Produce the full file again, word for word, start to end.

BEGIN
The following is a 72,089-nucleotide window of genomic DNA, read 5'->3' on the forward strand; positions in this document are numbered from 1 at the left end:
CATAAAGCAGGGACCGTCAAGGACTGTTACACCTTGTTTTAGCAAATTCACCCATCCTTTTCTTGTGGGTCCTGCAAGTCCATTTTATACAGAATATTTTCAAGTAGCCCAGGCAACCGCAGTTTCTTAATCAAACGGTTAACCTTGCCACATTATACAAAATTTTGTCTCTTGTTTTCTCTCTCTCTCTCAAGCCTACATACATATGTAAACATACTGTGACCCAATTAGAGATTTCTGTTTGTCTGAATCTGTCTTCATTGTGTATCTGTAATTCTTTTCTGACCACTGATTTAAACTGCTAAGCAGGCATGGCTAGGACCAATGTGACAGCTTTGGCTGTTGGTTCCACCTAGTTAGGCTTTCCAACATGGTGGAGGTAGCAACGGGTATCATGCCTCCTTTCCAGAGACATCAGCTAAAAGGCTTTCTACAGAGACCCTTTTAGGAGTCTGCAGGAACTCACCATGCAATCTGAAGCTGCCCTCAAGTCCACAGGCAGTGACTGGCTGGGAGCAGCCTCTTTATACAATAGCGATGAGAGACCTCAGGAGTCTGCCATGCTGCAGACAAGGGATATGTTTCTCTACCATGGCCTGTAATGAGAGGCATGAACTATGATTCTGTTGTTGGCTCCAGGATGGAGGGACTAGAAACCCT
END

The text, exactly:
The following is a 72,089-nucleotide window of genomic DNA, read 5'->3' on the forward strand; positions in this document are numbered from 1 at the left end:
CATAAAGCAGGGACCGTCAAGGACTGTTACACCTTGTTTTAGCAAATTCACCCATCCTTTTCTTGTGGGTCCTGCAAGTCCATTTTATACAGAATATTTTCAAGTAGCCCAGGCAACCGCAGTTTCTTAATCAAACGGTTAACCTTGCCACATTATACAAAATTTTGTCTCTTGTTTTCTCTCTCTCTCTCAAGCCTACATACATATGTAAACATACTGTGACCCAATTAGAGATTTCTGTTTGTCTGAATCTGTCTTCATTGTGTATCTGTAATTCTTTTCTGACCACTGATTTAAACTGCTAAGCAGGCATGGCTAGGACCAATGTGACAGCTTTGGCTGTTGGTTCCACCTAGTTAGGCTTTCCAACATGGTGGAGGTAGCAACGGGTATCATGCCTCCTTTCCAGAGACATCAGCTAAAAGGCTTTCTACAGAGACCCTTTTAGGAGTCTGCAGGAACTCACCATGCAATCTGAAGCTGCCCTCAAGTCCACAGGCAGTGACTGGCTGGGAGCAGCCTCTTTATACAATAGCGATGAGAGACCTCAGGAGTCTGCCATGCTGCAGACAAGGGATATGTTTCTCTACCATGGCCTGTAATGAGAGGCATGAACTATGATTCTGTTGTTGGCTCCAGGATGGAGGGACTAGAAACCCT